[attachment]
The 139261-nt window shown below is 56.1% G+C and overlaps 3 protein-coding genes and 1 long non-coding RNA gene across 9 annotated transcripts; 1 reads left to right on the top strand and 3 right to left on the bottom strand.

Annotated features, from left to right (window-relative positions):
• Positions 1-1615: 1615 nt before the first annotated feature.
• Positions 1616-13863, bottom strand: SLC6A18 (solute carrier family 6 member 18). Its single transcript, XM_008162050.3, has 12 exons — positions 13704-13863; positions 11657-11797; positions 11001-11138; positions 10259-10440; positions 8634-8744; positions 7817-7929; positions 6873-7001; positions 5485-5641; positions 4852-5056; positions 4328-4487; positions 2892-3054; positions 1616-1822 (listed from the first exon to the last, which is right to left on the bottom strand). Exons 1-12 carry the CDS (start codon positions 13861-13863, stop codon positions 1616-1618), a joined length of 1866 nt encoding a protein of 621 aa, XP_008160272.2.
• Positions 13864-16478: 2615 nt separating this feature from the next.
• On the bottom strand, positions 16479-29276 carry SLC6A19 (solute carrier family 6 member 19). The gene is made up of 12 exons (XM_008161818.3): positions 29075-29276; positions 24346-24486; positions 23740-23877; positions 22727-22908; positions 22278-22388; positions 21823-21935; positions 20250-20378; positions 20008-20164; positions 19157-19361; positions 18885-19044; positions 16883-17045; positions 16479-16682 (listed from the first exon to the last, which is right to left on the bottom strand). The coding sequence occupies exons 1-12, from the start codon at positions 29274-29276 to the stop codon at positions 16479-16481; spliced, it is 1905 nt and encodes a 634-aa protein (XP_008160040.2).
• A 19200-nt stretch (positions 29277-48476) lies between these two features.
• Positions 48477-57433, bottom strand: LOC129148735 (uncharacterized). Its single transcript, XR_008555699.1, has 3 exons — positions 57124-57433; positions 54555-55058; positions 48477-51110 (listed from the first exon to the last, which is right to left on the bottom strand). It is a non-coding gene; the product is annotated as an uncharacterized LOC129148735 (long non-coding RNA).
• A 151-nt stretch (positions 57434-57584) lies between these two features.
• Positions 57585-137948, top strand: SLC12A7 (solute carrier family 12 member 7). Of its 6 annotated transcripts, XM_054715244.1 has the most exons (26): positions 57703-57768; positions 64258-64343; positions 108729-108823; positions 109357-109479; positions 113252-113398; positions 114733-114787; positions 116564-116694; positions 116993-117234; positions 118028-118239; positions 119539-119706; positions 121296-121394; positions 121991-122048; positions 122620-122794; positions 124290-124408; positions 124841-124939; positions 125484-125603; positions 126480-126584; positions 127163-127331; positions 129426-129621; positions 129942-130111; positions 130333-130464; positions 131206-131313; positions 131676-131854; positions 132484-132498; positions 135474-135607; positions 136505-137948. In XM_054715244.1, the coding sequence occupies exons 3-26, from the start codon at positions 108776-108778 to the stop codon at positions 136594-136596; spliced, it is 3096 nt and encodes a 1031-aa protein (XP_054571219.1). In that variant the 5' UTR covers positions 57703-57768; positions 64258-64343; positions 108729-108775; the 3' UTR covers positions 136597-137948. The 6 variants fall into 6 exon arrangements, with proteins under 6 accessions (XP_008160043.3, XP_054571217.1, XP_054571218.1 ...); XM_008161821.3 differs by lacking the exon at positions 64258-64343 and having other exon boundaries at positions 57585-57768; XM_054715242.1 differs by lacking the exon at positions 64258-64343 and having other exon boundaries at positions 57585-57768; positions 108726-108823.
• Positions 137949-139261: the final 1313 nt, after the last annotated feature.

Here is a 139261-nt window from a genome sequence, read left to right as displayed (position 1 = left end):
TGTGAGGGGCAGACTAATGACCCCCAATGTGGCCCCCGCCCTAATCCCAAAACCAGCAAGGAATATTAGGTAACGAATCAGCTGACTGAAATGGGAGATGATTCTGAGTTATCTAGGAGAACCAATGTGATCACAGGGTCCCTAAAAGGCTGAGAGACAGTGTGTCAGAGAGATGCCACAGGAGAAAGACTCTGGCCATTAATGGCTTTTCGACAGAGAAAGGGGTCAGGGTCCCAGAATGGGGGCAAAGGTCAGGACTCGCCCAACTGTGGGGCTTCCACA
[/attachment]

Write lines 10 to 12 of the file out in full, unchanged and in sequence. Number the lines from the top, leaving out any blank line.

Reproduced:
• Positions 57585-137948, top strand: SLC12A7 (solute carrier family 12 member 7). Of its 6 annotated transcripts, XM_054715244.1 has the most exons (26): positions 57703-57768; positions 64258-64343; positions 108729-108823; positions 109357-109479; positions 113252-113398; positions 114733-114787; positions 116564-116694; positions 116993-117234; positions 118028-118239; positions 119539-119706; positions 121296-121394; positions 121991-122048; positions 122620-122794; positions 124290-124408; positions 124841-124939; positions 125484-125603; positions 126480-126584; positions 127163-127331; positions 129426-129621; positions 129942-130111; positions 130333-130464; positions 131206-131313; positions 131676-131854; positions 132484-132498; positions 135474-135607; positions 136505-137948. In XM_054715244.1, the coding sequence occupies exons 3-26, from the start codon at positions 108776-108778 to the stop codon at positions 136594-136596; spliced, it is 3096 nt and encodes a 1031-aa protein (XP_054571219.1). In that variant the 5' UTR covers positions 57703-57768; positions 64258-64343; positions 108729-108775; the 3' UTR covers positions 136597-137948. The 6 variants fall into 6 exon arrangements, with proteins under 6 accessions (XP_008160043.3, XP_054571217.1, XP_054571218.1 ...); XM_008161821.3 differs by lacking the exon at positions 64258-64343 and having other exon boundaries at positions 57585-57768; XM_054715242.1 differs by lacking the exon at positions 64258-64343 and having other exon boundaries at positions 57585-57768; positions 108726-108823.
• Positions 137949-139261: the final 1313 nt, after the last annotated feature.

Here is a 139261-nt window from a genome sequence, read left to right as displayed (position 1 = left end):